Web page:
The importance of beauty and attractiveness in today’s society has been well established.
Physically attractive people are perceived to be more kind, sensitive, interesting, strong, poised, modest, sociable, outgoing, exciting, and responsive. (Dion et al 1972) .It is also believed that attractive people are more likely to obtain better jobs,have more successful marriages, and experience happier, more fulfilling lives. These societal biases begin early in life and impact a person’s future for a lifetime. Dentofacial attractiveness is particularly important to a person’s psychosocial well being. People with a normal dental appearance are judged more socially attractive over many personal characteristics than those with malocclusions. (Shaw et al AJO 1985) Those with poor dental esthetics have been linked to lack of self-confidence and are thought to be disadvantaged in social, educational, and occupational settings.
During interpersonal interactions, the eyes primarily scan other people’s eyes and mouths, with little time spent on other features. (Miller, 1970) Thus it is not surprising that the general public considers the smile to rank second only to the eyes when considering features most important to facial esthetics. (Goldstein, 1969). Tatarunaite et al (AJODO 2005) reported that smiling and youthful facial appearance make women look more attractive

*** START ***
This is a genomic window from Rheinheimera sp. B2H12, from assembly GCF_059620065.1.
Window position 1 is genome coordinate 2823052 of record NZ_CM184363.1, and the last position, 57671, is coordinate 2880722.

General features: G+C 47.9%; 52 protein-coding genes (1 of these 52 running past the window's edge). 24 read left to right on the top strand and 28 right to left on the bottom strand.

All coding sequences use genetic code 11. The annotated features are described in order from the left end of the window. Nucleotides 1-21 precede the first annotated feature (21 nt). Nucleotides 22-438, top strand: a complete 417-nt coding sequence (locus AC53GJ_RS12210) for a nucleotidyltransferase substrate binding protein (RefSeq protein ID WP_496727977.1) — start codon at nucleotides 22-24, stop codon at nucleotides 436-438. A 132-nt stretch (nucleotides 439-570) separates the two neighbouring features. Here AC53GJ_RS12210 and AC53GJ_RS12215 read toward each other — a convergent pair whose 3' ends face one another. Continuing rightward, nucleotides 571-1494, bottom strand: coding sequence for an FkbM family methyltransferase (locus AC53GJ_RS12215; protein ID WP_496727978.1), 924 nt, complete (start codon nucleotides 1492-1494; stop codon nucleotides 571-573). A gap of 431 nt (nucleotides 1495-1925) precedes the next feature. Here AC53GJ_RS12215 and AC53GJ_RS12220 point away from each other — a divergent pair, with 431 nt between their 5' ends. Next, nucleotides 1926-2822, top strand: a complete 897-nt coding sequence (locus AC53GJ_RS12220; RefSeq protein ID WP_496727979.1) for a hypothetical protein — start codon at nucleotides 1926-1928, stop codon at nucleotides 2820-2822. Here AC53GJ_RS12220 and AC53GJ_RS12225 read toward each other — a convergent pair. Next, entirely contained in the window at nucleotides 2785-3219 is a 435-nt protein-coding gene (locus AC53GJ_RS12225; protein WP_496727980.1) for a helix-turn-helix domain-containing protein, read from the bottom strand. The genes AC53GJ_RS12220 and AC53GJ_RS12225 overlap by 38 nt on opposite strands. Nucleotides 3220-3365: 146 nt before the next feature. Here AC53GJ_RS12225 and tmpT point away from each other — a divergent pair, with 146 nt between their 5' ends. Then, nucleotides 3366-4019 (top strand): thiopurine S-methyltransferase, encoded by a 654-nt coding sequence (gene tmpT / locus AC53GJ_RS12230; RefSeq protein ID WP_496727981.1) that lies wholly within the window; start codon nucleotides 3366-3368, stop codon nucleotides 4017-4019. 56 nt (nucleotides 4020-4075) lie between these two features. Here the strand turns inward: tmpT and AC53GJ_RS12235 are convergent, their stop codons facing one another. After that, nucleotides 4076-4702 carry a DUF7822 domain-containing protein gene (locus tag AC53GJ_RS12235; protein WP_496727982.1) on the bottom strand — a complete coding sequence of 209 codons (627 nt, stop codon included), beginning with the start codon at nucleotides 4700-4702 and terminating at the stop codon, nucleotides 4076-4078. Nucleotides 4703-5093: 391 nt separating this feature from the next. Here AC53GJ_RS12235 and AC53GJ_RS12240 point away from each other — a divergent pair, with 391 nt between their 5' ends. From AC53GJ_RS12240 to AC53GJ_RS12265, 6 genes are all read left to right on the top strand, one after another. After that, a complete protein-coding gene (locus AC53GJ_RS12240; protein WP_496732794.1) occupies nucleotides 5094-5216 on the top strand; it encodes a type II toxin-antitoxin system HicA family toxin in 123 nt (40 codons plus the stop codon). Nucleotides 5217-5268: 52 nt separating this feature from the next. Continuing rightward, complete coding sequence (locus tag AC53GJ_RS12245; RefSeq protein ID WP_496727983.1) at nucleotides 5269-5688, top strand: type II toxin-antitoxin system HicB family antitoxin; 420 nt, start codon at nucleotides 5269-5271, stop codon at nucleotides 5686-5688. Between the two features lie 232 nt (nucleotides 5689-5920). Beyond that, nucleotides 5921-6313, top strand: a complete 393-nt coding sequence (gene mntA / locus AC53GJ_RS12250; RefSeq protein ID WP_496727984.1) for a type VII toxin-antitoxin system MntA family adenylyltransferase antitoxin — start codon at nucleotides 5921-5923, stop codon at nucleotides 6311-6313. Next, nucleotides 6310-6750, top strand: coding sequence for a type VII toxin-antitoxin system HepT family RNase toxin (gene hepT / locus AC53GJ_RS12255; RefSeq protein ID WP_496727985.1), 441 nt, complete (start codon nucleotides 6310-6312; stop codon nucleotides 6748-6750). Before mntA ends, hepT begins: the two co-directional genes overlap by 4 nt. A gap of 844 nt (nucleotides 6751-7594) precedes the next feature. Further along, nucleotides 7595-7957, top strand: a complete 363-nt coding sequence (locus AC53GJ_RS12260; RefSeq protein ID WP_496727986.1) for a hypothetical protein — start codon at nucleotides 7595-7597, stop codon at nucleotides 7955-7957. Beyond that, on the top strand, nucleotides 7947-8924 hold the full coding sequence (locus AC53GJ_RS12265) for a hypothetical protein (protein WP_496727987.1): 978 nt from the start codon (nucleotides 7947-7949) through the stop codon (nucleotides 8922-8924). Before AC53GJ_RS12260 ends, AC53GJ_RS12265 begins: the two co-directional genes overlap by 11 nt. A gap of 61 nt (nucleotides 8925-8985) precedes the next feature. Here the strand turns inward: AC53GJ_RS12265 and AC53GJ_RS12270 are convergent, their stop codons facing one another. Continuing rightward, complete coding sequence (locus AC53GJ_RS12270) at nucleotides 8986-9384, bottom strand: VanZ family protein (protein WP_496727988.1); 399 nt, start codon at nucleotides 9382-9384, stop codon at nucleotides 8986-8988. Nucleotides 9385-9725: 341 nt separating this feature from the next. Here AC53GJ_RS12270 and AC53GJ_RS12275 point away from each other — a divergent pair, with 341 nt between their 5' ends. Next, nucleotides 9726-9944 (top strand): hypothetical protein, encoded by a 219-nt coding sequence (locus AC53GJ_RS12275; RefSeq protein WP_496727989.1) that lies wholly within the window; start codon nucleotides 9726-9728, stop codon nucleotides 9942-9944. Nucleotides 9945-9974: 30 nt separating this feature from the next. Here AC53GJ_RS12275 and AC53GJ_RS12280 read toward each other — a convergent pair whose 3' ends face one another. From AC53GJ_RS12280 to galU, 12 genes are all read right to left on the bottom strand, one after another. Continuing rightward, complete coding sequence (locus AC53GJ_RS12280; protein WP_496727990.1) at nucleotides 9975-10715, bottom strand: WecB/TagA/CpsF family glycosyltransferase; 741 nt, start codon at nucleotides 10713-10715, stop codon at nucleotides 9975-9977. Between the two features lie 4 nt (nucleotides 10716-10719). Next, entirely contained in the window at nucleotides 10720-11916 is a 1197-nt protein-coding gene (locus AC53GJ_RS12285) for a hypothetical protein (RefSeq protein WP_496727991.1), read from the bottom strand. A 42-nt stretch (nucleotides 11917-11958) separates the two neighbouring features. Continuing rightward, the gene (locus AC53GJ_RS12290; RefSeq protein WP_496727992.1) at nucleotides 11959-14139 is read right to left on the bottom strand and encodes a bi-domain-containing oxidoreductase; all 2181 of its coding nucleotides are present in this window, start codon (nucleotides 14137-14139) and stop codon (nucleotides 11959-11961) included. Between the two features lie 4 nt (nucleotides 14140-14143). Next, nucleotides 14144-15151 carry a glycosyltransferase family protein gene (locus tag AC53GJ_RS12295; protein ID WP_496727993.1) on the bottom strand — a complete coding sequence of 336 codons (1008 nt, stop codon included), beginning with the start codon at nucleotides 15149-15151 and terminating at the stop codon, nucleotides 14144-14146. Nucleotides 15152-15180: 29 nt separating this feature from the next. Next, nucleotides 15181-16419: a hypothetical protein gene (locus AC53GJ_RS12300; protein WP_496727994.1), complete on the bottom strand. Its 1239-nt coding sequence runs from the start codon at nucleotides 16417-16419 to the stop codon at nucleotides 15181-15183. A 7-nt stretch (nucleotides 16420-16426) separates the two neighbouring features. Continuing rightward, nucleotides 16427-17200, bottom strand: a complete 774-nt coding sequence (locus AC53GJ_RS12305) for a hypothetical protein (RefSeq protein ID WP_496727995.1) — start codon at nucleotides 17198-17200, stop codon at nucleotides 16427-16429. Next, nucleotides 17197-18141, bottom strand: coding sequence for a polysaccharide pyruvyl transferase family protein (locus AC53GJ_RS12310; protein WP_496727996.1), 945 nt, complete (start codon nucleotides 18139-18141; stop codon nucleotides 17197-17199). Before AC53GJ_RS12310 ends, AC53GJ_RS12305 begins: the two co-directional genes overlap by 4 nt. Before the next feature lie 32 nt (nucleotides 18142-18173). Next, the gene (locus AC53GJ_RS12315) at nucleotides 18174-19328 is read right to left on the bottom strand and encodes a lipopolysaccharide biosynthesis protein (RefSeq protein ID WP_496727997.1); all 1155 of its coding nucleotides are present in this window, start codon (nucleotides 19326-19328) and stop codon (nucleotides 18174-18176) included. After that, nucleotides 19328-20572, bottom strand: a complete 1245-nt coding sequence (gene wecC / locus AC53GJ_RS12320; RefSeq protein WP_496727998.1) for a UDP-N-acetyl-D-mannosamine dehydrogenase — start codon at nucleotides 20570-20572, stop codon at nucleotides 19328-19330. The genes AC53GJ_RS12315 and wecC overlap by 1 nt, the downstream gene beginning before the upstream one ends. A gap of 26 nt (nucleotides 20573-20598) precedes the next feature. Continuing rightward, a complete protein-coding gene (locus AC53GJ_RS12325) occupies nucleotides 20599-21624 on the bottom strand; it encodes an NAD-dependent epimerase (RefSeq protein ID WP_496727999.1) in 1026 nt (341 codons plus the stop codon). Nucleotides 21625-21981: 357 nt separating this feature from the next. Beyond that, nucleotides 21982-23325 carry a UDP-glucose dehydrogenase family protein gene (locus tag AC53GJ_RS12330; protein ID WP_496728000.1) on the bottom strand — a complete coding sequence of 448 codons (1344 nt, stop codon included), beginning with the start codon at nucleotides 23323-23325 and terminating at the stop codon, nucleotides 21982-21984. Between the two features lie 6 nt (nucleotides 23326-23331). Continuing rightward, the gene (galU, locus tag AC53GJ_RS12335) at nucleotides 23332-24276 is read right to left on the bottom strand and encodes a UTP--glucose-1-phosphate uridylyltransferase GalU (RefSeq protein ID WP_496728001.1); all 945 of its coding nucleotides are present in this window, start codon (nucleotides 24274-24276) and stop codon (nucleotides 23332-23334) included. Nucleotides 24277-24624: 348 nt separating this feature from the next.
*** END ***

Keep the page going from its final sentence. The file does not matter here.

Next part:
Esthetics, which is derived from the Greek word for perception, deals with beauty and the beautiful. It may be divided into two dimensions: objective (admirable) and subjective (enjoyable ) beauty. Objective beauty implies that the object possesses properties that make it unmistakably praiseworthy. Subjective beauty is value laden, and is related to the tastes of the person contemplating it.
Contemporary techniques in orthodontics should lend objective esthetics to the entire orofacial complex involving unity, form, color, function and display of the dentition. In addition, the creation of subjective beauty according to the orthodontist’s own preferences may enhance the cosmetic value of treatment given to each patient.
Esthetics in orthodontics has been defined mainly in terms of profile enhancement, but if you ask lay people what an orthodontist does, their answers will usually include something about creating beautiful smiles.